I've got chicken hearts. Now what?
- chloe103 Nov 24, 2007 08:32 PM
Picked up some chicken hearts at the farmers' market today. I loved them the one time I had them, but that was at a Brazilian barbeque, which I cannot really recreate in my kitchen (much as I would love to).
So, what do I do? Pan fry? Braise? I'm completely at a loss, though excited to experiment...
Yum, pan fry/stir fry with onions and soy sauce. depending on size, you may want to cut in half. Season to taste and I eat it with rice.
My mother used to saute in lots of butter and pour over rice with the juices, I used to love that!
I know that chicken hearts are tougher than chicken livers, but use the hearts to make a pate like chopped chicken livers. Saute the hearts with chopped onion and a little chopped bell pepper in olive oil. Chop that mixture up with some hard-boiled eggs and add Kosher salt to taste. Add more olive oil if needed. Spread the pate on good seeded rye bread.
Olive oil, a bit of shallot, perhaps garlic, salt, pepper, thyme or rosemary, saute, deglaze with red wine. Good with rice, penne, or a piece of good bread to sop up the juice.
I've stir-fried/braised them in either an Asian marinade (soy, ginger, garlic, scallions, sesame oil, sweetener, wine) or curry. I'm not really the biggest fan of them (except at Yakitori Totto in NY where they broil them over hot coals -- it's so tender), but DH loves them.
One of the cheapest cuts available- and so good. I got enough for 2 people for 88 cents at the local market here in Austin, TX. I prepare them with fresh sweet corn (cut off the cob):
marinate whole hearts 10 min in soy, ginger, sesame oil.
lightly dredge in corn starch.
in a non stick pan, pan fry lightly in olive oil until there is toasty coating of starch at the bottom of the pan and the hearts have lost their outside red color.
remove hearts to a bowl.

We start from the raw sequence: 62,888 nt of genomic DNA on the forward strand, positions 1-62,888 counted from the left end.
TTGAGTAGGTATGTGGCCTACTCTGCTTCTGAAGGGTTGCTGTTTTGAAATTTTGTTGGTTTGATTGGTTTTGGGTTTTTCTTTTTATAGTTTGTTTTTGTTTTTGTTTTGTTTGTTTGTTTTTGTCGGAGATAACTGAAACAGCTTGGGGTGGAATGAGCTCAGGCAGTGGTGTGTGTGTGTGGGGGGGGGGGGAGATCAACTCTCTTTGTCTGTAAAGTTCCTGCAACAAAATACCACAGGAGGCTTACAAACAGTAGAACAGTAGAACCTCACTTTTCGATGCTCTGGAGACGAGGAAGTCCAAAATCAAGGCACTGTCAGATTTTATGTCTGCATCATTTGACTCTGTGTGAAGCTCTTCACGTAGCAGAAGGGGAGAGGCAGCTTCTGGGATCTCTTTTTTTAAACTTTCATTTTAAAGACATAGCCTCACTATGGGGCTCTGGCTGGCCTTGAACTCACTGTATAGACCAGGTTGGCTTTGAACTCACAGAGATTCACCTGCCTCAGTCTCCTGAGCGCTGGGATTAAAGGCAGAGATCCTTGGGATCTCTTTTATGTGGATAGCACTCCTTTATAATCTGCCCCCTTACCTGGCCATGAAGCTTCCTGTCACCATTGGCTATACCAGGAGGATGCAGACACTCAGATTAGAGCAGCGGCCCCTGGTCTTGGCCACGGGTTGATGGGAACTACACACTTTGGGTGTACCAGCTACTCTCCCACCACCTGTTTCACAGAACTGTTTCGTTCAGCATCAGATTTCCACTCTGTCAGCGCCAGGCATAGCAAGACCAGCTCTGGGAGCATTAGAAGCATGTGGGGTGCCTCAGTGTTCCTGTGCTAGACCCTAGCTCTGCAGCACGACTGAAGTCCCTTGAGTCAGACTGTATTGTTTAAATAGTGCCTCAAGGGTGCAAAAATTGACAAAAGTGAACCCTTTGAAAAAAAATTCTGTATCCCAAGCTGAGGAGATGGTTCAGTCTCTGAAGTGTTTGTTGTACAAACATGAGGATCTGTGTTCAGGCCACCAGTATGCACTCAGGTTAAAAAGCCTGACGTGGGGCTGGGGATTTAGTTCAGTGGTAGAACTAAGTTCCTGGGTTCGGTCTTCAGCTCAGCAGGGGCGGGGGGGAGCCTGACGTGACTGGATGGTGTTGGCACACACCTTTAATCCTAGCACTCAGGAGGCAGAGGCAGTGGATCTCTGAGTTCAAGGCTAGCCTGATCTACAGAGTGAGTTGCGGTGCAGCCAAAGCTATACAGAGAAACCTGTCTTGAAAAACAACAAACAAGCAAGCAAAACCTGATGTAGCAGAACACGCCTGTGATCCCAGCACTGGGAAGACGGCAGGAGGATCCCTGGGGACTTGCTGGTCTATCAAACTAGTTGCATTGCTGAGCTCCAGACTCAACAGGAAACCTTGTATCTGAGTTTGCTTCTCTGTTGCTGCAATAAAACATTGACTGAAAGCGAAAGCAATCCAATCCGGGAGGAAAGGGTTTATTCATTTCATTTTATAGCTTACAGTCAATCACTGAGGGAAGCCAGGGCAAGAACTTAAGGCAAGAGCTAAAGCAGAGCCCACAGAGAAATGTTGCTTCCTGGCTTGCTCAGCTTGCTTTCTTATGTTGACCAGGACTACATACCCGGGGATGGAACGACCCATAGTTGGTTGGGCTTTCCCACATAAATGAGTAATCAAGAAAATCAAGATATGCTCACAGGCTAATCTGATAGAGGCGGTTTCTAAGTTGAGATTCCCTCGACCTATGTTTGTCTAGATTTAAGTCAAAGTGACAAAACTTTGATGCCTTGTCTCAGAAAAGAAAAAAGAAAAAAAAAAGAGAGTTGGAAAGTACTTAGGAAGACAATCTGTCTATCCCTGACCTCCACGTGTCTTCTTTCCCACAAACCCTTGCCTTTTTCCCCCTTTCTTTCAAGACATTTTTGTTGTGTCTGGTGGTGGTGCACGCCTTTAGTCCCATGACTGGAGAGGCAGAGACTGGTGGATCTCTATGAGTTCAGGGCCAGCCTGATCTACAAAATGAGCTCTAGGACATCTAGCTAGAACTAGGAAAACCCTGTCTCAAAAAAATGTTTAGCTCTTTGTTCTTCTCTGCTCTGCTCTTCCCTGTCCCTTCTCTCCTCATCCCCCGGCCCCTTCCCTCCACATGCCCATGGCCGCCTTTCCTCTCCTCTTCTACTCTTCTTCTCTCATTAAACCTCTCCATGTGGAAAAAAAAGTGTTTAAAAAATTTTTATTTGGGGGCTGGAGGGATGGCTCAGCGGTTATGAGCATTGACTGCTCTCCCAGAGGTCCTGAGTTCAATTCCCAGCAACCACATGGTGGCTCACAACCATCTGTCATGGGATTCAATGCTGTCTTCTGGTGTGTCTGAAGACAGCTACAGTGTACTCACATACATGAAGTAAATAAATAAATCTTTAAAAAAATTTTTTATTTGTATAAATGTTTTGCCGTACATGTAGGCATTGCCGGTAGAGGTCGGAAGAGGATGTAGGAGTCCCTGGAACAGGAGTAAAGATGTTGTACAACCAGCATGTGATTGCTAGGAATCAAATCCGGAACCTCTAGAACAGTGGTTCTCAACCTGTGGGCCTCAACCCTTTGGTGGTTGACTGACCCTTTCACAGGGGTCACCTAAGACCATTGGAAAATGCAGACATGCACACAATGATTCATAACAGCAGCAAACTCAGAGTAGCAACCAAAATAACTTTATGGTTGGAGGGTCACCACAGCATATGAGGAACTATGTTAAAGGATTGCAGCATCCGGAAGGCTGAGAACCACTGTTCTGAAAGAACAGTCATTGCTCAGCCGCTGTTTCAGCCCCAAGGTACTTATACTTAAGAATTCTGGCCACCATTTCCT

In the same pan, add fresh, uncooked corn off the cob (NOT FROZEN). after adding, reduce to med heat and saute the corn for about 2 min or until the bottom of the pan becomes dark but not burned.
Add hearts and cool heavy cream (or 1/2&1/2) enough to cover.
bring to a bubble- it will start to thicken.
cover and reduce heat.
cook for 5 min or until the coating at the bottom of the pan comes free
Add some chopped fresh parsley.
With a silicon spatula, scrape the tasty bits off the bottom of the pan and mix into the heart and corn mixture while mixing in the parsley. Be gentle while mixing.
Serve over rice or by itself.
This is a heavy, but delicious dish. The hearts should be tender.
I found this recipe so helpful! Thanks Peter!
What I had to work with:
chicken hearts, fresh corn and homemade tzatziki sauce (without cucumber).
I substituted the heavy cream for the tzatziki sauce. I then added parsley flakes, vegeta, and cumin to the mixture.
I then covered and reduced heat. I ended up cooking it for 10 minutes, then set aside and let it cool for 2 minutes.
I poured the corn and heart mixture into my food processor to purée. (the hearts kinda freaked me out).
THIS TURNED OUT SO GOOD! GREAT EVEN.
Thanks for the inspiration!